CHICAGO - Diana Berkovits owes Columbia University a lot. She got a good education, made important professional contacts and ran up a student loan debt there and at Ithaca College that will keep her in hock for at least 20 years, CBS News correspondent Dean Reynolds reports.
"What I realize now is that when I was 18 I had no concept of what it would mean to go to a school that cost more and what I would end up paying when I graduated," Berkovits said.
Her $80,000 in loans from her undergraduate and graduate school days are on the high end of the red ink, but student loan debt in this country is now greater than credit card debt.
Cayce Rasmussen is a senior at the University of Illinois who's afraid to even calculate what she owes.
"Probably going to have to work a job that I don't necessarily want to," Rasmussen said.
And that's not all.
"It can affect a lot of choices, like when to buy a home or whether to buy a home, getting married, having kids, saving for retirement and saving for their own kids' education," said Lauren Asher, president of the Institute for College Access and Success.
There's no question that a lot of students are racking up large amounts of debt. But many economists call that good debt.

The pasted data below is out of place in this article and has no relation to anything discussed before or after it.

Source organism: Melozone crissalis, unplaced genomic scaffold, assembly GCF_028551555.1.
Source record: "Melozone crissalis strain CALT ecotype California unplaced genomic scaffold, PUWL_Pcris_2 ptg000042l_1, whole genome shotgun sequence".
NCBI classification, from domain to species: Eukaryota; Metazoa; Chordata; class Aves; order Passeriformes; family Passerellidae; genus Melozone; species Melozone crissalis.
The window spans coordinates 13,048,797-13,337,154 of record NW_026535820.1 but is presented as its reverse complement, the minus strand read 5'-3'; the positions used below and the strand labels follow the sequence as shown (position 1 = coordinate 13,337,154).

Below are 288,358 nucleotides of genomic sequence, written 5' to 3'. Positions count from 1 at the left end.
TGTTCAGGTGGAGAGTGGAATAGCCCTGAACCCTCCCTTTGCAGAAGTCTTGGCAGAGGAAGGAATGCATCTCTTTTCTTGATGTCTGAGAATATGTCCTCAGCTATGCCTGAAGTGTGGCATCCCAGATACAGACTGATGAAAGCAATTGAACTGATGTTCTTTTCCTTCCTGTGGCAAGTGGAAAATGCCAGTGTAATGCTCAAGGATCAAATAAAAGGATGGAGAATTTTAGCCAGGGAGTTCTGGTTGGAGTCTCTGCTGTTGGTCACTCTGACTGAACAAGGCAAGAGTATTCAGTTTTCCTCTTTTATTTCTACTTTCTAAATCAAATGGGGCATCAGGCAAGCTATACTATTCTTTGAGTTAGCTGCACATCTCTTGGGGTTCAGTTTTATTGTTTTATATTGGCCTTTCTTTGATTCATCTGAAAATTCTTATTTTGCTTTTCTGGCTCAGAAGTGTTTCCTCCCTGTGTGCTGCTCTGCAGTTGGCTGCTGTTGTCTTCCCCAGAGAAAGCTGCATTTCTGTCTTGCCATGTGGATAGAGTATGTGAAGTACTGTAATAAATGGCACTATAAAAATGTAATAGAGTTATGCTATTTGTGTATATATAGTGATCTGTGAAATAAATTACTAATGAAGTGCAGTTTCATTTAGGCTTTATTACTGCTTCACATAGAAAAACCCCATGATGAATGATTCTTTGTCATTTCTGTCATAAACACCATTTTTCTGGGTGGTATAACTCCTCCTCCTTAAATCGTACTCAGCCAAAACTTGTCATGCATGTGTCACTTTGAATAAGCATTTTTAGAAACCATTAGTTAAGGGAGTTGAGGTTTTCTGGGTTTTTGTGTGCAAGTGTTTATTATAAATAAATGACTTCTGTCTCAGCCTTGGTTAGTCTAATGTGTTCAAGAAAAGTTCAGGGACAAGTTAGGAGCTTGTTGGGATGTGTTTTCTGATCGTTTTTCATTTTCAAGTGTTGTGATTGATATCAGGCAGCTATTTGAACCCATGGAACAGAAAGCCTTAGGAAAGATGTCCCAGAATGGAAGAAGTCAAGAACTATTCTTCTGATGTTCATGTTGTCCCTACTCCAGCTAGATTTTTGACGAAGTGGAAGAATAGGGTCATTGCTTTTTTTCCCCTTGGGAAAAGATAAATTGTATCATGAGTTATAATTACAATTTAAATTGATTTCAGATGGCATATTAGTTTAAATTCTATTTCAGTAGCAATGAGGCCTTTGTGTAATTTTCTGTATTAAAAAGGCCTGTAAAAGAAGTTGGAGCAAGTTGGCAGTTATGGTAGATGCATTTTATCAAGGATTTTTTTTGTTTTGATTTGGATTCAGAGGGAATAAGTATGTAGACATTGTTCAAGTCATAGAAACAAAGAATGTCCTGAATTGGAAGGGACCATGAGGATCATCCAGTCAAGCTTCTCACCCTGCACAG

They liken it to a smart investment.
"You expect that it will pay off over many years and borrowing money to go to college is like borrowing money to start a business," said Sandy Baum, an education policy analyst.
"You're going to have a much higher lifetime income if you borrow and go to school and repay those loans than if you stop your education after high school," said Baum.
The numbers don't lie.
In 2008, the median earnings of a bachelor's degree recipient were almost $22,000 more per year than a high-school graduate. And lifetime - college grads earn 65 percent more than high school grads.
So, yes, the debt can be imposing. But remember, Barack and Michelle Obama were once $120,000 in debt from school loans.
And they did pretty well.